As planned, in 2020, the GNOSIS consortium will organise two technical workshops.
SSA Technologies – Venue, Warwick University – Date, May 2020
This workshop will cover the full range of potential technologies that can be used to derive information on space systems, including:
Optical (passive and active)
And all of the above, but from orbit
Catalogue Definition – Venue, Edinburgh – Date, October 2020
This workshop will seek to define the structure for a comprehensive future database that will be able to accommodate a far broader range of information on space objects, including information from the sorts of novel sensors discussed at the May workshop. In additional to traditional data fields including the object identifier and its orbit parameters, these additional data fields are likely to include:
Physical properties (size, shape, etc.)
Stability (rotation, tumble rates)
Traditional signatures (e.g. RCS, Albedo, etc.)
Novel signatures (e.g. Spectral, RF, etc.)
Data from on-board sensors
Precision tracking aids, (e.g. ballistic coefficient vs time, as fuel is expended)
A first sandpit discussion, on the topic of space weather took place online on the 2. April 2020. It contained a detailed proposal programme of work suggested by Deimos/University of Strathclyde; operational procedures for space weather monitoring and response, as suggested by Airbus; and an update on the SWIMMR radiation monitoring package from MOSWOC/STFC.
We expect to lead to at least three additional sandbox sessions later in 2020 covering individual novel sensor concepts in greater detail, addressing questions such as:
What should we build?
How should we process and store the data?
What products result?
Who wants these products?
An aim of these sandbox sessions will be to ensure that both the developers of novel sensors and the developers of novel catalogue functionality have a common understanding of the goals and timeframes associated with the proposed new capabilities.
Longer Term Workshop Proposals
In 2021, the GNOSIS network is considering workshops in the following areas:
Products and Algorithms
A variety of novel product types are likely to arise from developments in space traffic management and control over the next few years including, but not limited to:
Satellite status reports
Reports on compliance with regulations
Space sustainability rating
Collision On Launch Assessments (COLA)
Debris removal assessments
The aim of this workshop would be to discuss the potential technical content of such reports, but also the timescales, measurement accuracies, and legal liabilities associated with their production.
Precision SSA and Enabled Capabilities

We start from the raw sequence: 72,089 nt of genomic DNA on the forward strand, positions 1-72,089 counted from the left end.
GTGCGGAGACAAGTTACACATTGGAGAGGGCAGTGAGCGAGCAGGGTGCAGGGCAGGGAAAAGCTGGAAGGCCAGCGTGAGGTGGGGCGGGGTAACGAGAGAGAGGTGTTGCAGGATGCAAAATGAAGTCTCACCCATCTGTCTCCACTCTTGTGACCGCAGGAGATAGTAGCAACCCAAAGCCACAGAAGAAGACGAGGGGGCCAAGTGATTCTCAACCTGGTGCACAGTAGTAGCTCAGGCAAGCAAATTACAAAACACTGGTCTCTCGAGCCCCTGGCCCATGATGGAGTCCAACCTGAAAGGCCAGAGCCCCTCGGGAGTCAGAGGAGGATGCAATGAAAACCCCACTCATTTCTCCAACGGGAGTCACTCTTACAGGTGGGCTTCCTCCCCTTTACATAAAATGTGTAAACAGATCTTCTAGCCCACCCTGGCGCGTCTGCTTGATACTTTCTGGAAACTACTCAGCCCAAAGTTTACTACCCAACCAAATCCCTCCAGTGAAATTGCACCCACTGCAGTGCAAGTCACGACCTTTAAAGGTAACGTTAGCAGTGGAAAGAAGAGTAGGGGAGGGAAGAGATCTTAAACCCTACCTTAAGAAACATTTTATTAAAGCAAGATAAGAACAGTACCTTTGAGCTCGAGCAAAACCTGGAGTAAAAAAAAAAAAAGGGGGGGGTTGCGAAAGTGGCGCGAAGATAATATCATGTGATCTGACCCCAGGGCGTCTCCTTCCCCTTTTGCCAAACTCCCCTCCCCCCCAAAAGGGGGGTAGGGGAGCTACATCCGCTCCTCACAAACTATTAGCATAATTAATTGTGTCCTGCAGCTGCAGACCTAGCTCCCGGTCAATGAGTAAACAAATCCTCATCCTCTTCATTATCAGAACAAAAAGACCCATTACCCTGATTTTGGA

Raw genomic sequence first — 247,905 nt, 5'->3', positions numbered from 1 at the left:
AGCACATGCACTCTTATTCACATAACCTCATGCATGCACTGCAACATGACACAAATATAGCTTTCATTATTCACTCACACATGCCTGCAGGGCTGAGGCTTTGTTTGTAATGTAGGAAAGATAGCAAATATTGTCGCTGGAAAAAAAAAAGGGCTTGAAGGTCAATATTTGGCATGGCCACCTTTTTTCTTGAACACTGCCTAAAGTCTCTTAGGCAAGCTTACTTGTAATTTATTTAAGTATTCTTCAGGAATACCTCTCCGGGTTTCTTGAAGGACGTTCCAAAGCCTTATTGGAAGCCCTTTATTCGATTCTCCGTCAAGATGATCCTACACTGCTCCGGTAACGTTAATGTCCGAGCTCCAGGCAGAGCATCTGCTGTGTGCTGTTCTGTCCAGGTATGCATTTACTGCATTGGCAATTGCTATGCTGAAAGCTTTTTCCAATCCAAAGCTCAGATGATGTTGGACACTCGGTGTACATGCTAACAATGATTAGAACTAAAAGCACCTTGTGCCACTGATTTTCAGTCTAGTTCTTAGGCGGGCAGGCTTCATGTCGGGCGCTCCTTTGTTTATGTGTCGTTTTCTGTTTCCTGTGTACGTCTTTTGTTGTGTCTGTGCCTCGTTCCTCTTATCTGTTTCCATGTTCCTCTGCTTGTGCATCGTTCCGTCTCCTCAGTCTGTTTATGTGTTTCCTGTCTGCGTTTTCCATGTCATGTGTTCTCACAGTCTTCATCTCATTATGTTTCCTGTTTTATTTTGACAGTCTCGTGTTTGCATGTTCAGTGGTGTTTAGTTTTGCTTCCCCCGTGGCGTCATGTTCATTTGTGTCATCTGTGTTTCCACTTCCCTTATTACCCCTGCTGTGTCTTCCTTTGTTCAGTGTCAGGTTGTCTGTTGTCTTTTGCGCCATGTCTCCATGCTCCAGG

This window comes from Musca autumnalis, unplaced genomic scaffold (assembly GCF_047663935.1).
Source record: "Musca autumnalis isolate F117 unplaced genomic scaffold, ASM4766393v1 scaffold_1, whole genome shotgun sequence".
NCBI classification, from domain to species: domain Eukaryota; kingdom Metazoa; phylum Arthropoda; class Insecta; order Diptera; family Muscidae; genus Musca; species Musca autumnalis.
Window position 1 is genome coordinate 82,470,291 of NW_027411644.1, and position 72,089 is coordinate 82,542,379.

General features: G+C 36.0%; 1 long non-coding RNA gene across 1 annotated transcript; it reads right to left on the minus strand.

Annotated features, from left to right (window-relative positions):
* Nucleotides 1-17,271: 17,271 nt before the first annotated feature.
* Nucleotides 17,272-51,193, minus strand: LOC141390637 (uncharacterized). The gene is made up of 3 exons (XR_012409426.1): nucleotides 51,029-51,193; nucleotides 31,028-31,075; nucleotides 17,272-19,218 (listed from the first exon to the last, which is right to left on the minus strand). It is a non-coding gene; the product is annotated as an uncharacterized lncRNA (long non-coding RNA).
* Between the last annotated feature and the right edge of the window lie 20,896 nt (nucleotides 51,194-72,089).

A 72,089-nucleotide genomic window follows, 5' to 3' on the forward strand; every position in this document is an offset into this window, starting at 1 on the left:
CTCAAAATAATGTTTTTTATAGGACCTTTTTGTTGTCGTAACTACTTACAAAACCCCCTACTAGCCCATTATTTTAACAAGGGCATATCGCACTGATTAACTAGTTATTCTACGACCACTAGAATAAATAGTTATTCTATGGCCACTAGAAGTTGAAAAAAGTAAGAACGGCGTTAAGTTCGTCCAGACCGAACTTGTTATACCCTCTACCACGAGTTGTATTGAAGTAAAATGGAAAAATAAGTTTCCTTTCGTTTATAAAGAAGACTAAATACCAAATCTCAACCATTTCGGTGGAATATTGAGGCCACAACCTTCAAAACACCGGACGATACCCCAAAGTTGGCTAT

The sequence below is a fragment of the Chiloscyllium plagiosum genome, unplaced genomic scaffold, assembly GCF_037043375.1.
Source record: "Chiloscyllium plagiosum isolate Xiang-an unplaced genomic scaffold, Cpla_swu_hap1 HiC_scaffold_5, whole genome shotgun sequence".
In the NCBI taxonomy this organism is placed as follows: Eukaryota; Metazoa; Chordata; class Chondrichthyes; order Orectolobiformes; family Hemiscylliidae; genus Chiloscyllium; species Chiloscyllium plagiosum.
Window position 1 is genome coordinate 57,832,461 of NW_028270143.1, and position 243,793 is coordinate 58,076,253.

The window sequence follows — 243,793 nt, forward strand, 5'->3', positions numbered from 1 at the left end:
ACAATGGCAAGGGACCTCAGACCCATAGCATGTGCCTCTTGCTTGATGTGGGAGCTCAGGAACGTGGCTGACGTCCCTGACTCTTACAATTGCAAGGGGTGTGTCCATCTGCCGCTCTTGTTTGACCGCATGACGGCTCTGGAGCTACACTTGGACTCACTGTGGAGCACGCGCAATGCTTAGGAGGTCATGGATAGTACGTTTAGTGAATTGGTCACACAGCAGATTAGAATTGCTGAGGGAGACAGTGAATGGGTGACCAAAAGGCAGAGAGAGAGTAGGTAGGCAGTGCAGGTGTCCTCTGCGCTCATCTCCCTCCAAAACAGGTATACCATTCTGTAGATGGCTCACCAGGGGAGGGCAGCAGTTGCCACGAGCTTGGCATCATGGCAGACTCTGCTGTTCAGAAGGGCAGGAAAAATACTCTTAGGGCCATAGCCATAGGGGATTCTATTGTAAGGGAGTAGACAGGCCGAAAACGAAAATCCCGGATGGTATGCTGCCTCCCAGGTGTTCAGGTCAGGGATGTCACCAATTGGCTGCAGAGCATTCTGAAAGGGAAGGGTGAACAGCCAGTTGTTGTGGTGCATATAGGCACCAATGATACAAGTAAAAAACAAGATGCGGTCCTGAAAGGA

A range of novel space-based services and capabilities potentially result from having highly precise knowledge of the positions of active satellites and debris in orbit. The workshop will consider:
Positional accuracy of observations
Frequency of observations
Assessments of satellite/debris shape and composition
Super-trackable satellites to fully characterise the forces acting
It is anticipated that this workshop could highlight the pathways to a number of future commercial SSA/SST ventures.
The case for L4
A comprehensive solar monitoring capability requires satellites stationed at the L1, L4, and L5 Lagrange Points. At present there is a focus on L1 and L5, but there is a compelling case for consideration of L4 too, based on the locations on the solar disk where eruptions that affect the Earth actually originate. This workshop will address the global appetite for an international mission to monitor the Sun from this orbital location.
The case for IR
Not all objects in Earth orbit are radar reflective, and some have low albedos. As a result, catalogues based on existing sensing systems are likely to be incomplete in all orbital regimes. All objects in Earth orbit, however, are expected to have a thermal signature, and this workshop will assess the potential for improved sustainability of space operations based on the inclusion of infra-red sensor data collected in orbit.
2020 – Yearly GNOSIS Conference
In September 2020, either at the Royal Astronomical Society (Burlington House, London) or Warwick. This is part reflective looking back at the previous year’s events as well as looking forward to the new programme. This could be held jointly with the ACI.
2020 – Yearly Education Workshop
To be held at Warwick, probably in July. The subject matter of this initial education workshop would be to review all the technologies that are used for SSA in order to establish a broad understanding of the state of the art, and where the principal information gaps lie. It is also anticipated that having multiple practitioners together would help to identify potential opportunities for contemporaneous collection of data, and subsequent techniques for data fusion from multiple sensors. This event could also be held jointly with the ACI.